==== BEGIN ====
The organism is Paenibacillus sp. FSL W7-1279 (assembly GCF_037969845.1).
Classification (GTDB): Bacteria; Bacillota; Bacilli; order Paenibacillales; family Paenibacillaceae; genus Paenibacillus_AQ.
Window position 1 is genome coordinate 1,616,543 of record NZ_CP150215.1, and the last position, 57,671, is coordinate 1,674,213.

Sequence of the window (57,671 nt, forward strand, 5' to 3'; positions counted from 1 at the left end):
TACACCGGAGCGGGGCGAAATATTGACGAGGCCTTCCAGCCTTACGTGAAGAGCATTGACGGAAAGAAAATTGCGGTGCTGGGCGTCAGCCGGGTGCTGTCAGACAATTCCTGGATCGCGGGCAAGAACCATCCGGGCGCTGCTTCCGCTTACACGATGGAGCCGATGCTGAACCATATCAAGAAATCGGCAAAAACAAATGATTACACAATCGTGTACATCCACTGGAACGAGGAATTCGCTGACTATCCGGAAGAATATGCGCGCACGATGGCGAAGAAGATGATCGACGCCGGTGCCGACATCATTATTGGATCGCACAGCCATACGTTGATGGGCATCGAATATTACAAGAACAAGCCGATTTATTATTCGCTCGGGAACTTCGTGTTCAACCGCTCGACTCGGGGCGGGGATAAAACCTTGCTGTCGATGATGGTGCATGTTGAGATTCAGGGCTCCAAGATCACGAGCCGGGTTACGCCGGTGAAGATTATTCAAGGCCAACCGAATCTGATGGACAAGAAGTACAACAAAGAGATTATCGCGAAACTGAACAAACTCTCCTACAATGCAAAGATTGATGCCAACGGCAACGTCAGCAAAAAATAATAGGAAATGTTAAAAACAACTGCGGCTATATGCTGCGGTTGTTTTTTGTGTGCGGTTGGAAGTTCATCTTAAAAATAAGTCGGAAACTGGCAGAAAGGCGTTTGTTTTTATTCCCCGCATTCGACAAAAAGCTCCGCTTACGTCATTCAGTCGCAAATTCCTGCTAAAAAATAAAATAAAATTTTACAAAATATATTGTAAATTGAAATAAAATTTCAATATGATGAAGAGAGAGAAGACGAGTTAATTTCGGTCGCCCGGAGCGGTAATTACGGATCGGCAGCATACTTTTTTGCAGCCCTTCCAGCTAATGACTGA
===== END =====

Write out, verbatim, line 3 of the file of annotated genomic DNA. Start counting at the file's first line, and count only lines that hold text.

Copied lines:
Window position 1 is genome coordinate 1,616,543 of record NZ_CP150215.1, and the last position, 57,671, is coordinate 1,674,213.